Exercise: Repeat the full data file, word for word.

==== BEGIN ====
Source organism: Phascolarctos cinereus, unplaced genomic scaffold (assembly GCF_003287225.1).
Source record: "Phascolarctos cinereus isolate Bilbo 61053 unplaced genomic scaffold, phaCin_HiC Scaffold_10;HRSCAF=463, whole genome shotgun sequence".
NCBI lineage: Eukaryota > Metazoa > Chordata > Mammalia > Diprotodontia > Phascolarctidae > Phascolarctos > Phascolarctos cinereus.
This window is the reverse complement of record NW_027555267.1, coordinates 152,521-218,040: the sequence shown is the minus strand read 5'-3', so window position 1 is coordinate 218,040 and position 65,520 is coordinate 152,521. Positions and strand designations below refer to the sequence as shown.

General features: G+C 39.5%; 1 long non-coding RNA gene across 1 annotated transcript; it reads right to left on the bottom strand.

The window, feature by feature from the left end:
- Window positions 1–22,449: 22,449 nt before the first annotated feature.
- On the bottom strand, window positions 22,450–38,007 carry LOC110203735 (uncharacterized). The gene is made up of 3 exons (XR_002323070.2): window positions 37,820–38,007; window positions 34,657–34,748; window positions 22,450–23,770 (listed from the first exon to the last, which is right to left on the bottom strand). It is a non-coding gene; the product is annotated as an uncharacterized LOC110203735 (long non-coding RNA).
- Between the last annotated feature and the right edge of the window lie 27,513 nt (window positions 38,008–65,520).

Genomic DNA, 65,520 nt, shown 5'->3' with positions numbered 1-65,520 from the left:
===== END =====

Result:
Source organism: Phascolarctos cinereus, unplaced genomic scaffold (assembly GCF_003287225.1).
Source record: "Phascolarctos cinereus isolate Bilbo 61053 unplaced genomic scaffold, phaCin_HiC Scaffold_10;HRSCAF=463, whole genome shotgun sequence".
NCBI lineage: Eukaryota > Metazoa > Chordata > Mammalia > Diprotodontia > Phascolarctidae > Phascolarctos > Phascolarctos cinereus.
This window is the reverse complement of record NW_027555267.1, coordinates 152,521-218,040: the sequence shown is the minus strand read 5'-3', so window position 1 is coordinate 218,040 and position 65,520 is coordinate 152,521. Positions and strand designations below refer to the sequence as shown.

General features: G+C 39.5%; 1 long non-coding RNA gene across 1 annotated transcript; it reads right to left on the bottom strand.

The window, feature by feature from the left end:
- Window positions 1–22,449: 22,449 nt before the first annotated feature.
- On the bottom strand, window positions 22,450–38,007 carry LOC110203735 (uncharacterized). The gene is made up of 3 exons (XR_002323070.2): window positions 37,820–38,007; window positions 34,657–34,748; window positions 22,450–23,770 (listed from the first exon to the last, which is right to left on the bottom strand). It is a non-coding gene; the product is annotated as an uncharacterized LOC110203735 (long non-coding RNA).
- Between the last annotated feature and the right edge of the window lie 27,513 nt (window positions 38,008–65,520).

Genomic DNA, 65,520 nt, shown 5'->3' with positions numbered 1-65,520 from the left: